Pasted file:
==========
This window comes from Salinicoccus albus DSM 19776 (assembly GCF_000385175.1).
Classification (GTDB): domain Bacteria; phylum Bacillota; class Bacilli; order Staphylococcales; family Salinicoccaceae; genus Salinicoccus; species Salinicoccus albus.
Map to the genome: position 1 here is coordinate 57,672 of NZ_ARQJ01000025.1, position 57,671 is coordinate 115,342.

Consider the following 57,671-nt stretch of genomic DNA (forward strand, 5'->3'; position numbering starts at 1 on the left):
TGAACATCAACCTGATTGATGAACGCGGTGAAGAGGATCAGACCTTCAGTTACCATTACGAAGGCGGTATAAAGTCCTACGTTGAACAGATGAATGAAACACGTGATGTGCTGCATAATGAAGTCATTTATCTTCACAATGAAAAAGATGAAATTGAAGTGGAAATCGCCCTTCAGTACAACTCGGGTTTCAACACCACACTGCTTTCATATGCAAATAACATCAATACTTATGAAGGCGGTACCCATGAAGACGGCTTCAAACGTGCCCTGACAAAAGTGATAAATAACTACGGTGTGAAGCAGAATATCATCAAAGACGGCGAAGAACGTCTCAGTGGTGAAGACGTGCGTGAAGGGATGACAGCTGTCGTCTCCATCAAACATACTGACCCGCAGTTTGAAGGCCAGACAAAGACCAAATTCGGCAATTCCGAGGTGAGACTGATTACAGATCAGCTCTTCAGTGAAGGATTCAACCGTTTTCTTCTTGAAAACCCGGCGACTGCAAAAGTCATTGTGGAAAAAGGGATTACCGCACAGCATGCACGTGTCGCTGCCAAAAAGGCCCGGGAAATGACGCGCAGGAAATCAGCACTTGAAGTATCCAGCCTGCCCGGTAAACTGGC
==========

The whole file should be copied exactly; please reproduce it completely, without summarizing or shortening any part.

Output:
This window comes from Salinicoccus albus DSM 19776 (assembly GCF_000385175.1).
Classification (GTDB): domain Bacteria; phylum Bacillota; class Bacilli; order Staphylococcales; family Salinicoccaceae; genus Salinicoccus; species Salinicoccus albus.
Map to the genome: position 1 here is coordinate 57,672 of NZ_ARQJ01000025.1, position 57,671 is coordinate 115,342.

Consider the following 57,671-nt stretch of genomic DNA (forward strand, 5'->3'; position numbering starts at 1 on the left):
TGAACATCAACCTGATTGATGAACGCGGTGAAGAGGATCAGACCTTCAGTTACCATTACGAAGGCGGTATAAAGTCCTACGTTGAACAGATGAATGAAACACGTGATGTGCTGCATAATGAAGTCATTTATCTTCACAATGAAAAAGATGAAATTGAAGTGGAAATCGCCCTTCAGTACAACTCGGGTTTCAACACCACACTGCTTTCATATGCAAATAACATCAATACTTATGAAGGCGGTACCCATGAAGACGGCTTCAAACGTGCCCTGACAAAAGTGATAAATAACTACGGTGTGAAGCAGAATATCATCAAAGACGGCGAAGAACGTCTCAGTGGTGAAGACGTGCGTGAAGGGATGACAGCTGTCGTCTCCATCAAACATACTGACCCGCAGTTTGAAGGCCAGACAAAGACCAAATTCGGCAATTCCGAGGTGAGACTGATTACAGATCAGCTCTTCAGTGAAGGATTCAACCGTTTTCTTCTTGAAAACCCGGCGACTGCAAAAGTCATTGTGGAAAAAGGGATTACCGCACAGCATGCACGTGTCGCTGCCAAAAAGGCCCGGGAAATGACGCGCAGGAAATCAGCACTTGAAGTATCCAGCCTGCCCGGTAAACTGGC